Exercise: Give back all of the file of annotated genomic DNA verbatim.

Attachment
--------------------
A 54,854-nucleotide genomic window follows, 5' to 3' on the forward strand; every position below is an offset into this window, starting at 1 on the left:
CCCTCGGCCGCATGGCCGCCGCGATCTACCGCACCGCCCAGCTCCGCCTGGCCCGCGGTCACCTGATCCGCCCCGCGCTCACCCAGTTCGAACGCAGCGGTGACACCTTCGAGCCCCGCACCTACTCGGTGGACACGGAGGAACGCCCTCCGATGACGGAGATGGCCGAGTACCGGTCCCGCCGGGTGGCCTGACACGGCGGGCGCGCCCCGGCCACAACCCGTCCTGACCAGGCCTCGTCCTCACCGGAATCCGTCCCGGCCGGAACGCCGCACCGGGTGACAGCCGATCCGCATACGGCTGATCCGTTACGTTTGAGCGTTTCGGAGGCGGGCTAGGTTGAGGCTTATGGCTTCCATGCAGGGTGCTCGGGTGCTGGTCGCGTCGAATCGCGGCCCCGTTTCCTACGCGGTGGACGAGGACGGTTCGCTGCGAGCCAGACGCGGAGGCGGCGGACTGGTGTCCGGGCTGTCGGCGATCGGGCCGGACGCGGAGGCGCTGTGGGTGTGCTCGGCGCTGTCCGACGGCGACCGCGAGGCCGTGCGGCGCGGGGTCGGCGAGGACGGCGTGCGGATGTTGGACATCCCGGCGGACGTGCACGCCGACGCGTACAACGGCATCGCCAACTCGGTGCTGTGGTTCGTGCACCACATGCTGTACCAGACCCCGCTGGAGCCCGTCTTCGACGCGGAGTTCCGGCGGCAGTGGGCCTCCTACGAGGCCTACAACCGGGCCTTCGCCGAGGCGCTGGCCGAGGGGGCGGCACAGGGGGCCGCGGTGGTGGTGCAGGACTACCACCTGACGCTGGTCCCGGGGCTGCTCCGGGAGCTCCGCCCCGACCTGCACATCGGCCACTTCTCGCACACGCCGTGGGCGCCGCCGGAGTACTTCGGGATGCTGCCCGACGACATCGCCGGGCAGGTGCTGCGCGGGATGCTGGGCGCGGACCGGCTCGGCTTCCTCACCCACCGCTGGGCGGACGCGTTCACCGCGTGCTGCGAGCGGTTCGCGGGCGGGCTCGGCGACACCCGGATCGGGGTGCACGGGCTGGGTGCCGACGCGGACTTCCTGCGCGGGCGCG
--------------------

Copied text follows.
A 54,854-nucleotide genomic window follows, 5' to 3' on the forward strand; every position below is an offset into this window, starting at 1 on the left:
CCCTCGGCCGCATGGCCGCCGCGATCTACCGCACCGCCCAGCTCCGCCTGGCCCGCGGTCACCTGATCCGCCCCGCGCTCACCCAGTTCGAACGCAGCGGTGACACCTTCGAGCCCCGCACCTACTCGGTGGACACGGAGGAACGCCCTCCGATGACGGAGATGGCCGAGTACCGGTCCCGCCGGGTGGCCTGACACGGCGGGCGCGCCCCGGCCACAACCCGTCCTGACCAGGCCTCGTCCTCACCGGAATCCGTCCCGGCCGGAACGCCGCACCGGGTGACAGCCGATCCGCATACGGCTGATCCGTTACGTTTGAGCGTTTCGGAGGCGGGCTAGGTTGAGGCTTATGGCTTCCATGCAGGGTGCTCGGGTGCTGGTCGCGTCGAATCGCGGCCCCGTTTCCTACGCGGTGGACGAGGACGGTTCGCTGCGAGCCAGACGCGGAGGCGGCGGACTGGTGTCCGGGCTGTCGGCGATCGGGCCGGACGCGGAGGCGCTGTGGGTGTGCTCGGCGCTGTCCGACGGCGACCGCGAGGCCGTGCGGCGCGGGGTCGGCGAGGACGGCGTGCGGATGTTGGACATCCCGGCGGACGTGCACGCCGACGCGTACAACGGCATCGCCAACTCGGTGCTGTGGTTCGTGCACCACATGCTGTACCAGACCCCGCTGGAGCCCGTCTTCGACGCGGAGTTCCGGCGGCAGTGGGCCTCCTACGAGGCCTACAACCGGGCCTTCGCCGAGGCGCTGGCCGAGGGGGCGGCACAGGGGGCCGCGGTGGTGGTGCAGGACTACCACCTGACGCTGGTCCCGGGGCTGCTCCGGGAGCTCCGCCCCGACCTGCACATCGGCCACTTCTCGCACACGCCGTGGGCGCCGCCGGAGTACTTCGGGATGCTGCCCGACGACATCGCCGGGCAGGTGCTGCGCGGGATGCTGGGCGCGGACCGGCTCGGCTTCCTCACCCACCGCTGGGCGGACGCGTTCACCGCGTGCTGCGAGCGGTTCGCGGGCGGGCTCGGCGACACCCGGATCGGGGTGCACGGGCTGGGTGCCGACGCGGACTTCCTGCGCGGGCGCG